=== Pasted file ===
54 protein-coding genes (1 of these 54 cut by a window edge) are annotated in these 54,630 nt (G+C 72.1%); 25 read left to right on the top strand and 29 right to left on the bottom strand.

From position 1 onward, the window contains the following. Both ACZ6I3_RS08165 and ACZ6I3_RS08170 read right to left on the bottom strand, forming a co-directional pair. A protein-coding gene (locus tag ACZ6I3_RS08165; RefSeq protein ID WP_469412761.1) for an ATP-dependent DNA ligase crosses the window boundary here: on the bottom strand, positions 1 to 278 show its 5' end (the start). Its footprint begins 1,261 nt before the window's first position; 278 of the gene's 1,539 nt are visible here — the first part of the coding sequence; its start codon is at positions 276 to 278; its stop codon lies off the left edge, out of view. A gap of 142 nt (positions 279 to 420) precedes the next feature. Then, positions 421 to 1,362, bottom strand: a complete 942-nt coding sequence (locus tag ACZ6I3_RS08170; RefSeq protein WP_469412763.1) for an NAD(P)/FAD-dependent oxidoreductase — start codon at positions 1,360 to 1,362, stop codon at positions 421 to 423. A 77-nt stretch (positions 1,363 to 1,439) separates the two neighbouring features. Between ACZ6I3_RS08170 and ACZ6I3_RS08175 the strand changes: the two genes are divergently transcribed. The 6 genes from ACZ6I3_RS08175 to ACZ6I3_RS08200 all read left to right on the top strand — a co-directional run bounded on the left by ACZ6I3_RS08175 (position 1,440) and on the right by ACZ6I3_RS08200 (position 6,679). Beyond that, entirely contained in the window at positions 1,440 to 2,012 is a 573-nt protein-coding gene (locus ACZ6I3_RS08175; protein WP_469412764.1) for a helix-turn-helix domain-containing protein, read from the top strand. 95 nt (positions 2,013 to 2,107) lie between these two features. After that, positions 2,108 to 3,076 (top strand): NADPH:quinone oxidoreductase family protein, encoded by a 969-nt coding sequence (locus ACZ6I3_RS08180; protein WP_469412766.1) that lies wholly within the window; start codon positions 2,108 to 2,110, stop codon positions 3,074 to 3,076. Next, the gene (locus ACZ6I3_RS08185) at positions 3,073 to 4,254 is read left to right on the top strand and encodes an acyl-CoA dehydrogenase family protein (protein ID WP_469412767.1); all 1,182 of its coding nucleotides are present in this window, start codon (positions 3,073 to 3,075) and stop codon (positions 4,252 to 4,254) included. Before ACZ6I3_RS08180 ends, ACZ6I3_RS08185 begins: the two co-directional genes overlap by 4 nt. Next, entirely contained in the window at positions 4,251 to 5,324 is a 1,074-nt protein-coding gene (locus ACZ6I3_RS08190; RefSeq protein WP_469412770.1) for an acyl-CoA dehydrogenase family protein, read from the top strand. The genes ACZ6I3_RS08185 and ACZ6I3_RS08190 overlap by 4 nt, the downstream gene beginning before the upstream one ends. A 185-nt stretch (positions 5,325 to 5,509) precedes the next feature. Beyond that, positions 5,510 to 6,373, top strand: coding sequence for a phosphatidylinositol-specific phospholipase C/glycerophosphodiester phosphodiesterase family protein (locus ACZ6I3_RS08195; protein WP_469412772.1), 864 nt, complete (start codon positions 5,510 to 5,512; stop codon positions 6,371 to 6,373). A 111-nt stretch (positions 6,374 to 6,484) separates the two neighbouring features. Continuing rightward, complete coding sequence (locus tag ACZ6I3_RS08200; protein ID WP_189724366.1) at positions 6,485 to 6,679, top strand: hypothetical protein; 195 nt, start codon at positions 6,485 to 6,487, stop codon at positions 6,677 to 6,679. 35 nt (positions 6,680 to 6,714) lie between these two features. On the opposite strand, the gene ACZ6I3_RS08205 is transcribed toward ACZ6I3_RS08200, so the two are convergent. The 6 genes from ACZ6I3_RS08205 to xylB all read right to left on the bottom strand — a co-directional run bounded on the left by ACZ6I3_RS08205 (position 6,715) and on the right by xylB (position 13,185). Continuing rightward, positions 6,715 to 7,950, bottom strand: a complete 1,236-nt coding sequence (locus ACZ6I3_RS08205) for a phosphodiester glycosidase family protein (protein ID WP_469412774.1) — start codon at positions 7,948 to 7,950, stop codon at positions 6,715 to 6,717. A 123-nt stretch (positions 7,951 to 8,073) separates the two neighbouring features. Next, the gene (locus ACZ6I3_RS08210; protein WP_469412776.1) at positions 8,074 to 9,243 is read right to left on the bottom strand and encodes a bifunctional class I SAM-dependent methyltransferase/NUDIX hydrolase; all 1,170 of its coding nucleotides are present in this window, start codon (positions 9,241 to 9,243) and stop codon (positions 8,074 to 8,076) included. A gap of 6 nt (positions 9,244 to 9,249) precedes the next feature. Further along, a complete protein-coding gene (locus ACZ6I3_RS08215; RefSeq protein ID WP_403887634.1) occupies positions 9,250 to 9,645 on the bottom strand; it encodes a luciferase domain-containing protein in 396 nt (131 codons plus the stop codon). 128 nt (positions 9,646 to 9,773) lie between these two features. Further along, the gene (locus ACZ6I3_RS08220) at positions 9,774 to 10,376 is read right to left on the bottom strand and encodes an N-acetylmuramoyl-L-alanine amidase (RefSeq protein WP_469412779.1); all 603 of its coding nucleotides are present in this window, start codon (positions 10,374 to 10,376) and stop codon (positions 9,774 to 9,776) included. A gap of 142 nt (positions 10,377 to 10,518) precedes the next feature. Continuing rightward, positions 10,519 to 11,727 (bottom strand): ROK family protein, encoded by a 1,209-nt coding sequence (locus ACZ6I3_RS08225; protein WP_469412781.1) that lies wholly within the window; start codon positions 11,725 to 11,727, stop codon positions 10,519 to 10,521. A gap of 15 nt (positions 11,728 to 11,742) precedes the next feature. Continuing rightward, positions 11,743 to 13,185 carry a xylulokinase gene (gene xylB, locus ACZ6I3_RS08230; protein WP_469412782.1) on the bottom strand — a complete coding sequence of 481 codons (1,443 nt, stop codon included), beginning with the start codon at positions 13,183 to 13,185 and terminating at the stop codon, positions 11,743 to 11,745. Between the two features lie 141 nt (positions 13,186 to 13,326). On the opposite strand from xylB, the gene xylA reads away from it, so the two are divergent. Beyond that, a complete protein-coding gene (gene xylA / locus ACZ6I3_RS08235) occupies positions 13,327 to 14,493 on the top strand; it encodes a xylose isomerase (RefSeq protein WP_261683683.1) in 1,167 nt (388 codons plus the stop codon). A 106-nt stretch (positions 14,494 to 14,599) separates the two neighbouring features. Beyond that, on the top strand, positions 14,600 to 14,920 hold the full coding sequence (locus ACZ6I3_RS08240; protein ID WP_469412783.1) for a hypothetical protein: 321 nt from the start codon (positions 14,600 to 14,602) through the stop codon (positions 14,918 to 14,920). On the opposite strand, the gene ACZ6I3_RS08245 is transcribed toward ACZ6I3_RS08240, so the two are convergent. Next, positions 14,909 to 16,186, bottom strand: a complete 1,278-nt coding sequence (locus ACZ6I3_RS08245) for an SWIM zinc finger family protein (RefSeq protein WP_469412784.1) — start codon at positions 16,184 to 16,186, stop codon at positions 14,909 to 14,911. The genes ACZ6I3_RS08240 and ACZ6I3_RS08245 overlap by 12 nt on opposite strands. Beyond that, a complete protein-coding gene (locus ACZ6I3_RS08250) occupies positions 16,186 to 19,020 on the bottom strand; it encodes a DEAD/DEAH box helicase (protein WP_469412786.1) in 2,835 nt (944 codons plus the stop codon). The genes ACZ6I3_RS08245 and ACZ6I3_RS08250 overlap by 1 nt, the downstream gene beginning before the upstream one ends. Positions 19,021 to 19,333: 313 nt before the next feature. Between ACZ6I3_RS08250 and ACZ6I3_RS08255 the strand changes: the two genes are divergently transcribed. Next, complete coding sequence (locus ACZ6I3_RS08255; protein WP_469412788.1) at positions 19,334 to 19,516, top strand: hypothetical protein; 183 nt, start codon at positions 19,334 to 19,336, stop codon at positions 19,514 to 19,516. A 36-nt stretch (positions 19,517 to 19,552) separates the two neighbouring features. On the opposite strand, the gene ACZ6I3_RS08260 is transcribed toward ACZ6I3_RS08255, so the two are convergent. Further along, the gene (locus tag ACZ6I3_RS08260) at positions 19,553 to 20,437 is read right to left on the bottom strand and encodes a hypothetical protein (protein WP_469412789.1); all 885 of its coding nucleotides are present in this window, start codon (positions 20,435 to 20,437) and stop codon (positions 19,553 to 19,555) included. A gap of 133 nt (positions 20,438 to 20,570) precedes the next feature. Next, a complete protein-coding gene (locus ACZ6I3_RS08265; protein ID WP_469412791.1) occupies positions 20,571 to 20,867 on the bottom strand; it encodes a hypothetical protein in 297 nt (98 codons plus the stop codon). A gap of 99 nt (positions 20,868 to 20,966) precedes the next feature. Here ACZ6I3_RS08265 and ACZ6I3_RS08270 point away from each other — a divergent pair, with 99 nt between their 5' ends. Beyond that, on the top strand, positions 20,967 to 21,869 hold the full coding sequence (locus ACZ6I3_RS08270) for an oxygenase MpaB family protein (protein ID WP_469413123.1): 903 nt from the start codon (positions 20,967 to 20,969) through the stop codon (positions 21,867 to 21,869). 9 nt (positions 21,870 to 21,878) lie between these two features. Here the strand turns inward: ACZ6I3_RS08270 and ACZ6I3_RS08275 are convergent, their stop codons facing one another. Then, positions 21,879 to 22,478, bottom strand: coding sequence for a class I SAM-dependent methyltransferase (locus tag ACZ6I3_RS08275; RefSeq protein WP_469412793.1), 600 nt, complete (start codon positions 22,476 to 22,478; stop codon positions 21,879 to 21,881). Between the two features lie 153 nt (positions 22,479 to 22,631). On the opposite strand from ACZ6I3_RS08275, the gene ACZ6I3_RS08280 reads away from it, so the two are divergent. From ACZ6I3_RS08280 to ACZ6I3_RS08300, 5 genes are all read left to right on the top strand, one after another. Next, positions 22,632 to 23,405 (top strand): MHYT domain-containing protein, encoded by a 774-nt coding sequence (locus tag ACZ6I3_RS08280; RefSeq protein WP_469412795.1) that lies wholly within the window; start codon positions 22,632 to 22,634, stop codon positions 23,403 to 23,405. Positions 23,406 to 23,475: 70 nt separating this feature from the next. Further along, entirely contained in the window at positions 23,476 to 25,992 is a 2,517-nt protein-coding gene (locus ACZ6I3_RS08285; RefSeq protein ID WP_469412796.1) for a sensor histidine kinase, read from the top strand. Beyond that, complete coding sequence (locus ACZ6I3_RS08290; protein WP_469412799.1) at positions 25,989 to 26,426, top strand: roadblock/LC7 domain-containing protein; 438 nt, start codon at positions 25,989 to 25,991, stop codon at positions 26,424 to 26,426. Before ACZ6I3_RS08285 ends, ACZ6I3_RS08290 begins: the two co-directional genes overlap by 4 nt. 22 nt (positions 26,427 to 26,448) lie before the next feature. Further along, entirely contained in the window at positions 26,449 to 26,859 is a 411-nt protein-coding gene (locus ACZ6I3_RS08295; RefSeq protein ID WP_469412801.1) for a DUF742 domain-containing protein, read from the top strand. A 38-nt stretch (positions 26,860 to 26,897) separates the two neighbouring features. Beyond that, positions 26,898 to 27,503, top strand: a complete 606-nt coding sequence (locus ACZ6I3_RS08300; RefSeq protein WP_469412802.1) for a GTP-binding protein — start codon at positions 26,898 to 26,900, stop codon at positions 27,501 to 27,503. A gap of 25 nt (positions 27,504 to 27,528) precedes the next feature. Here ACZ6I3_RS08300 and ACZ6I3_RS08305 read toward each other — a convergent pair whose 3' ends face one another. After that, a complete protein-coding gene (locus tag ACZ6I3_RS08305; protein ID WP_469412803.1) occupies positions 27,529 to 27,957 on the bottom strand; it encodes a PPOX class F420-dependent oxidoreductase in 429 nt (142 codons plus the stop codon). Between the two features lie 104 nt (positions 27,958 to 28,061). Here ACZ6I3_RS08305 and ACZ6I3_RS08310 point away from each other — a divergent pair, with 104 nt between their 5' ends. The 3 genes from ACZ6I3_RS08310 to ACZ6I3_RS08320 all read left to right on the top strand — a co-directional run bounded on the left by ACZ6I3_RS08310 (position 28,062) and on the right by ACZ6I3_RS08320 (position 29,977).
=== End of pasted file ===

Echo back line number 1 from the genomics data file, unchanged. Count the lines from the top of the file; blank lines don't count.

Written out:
54 protein-coding genes (1 of these 54 cut by a window edge) are annotated in these 54,630 nt (G+C 72.1%); 25 read left to right on the top strand and 29 right to left on the bottom strand.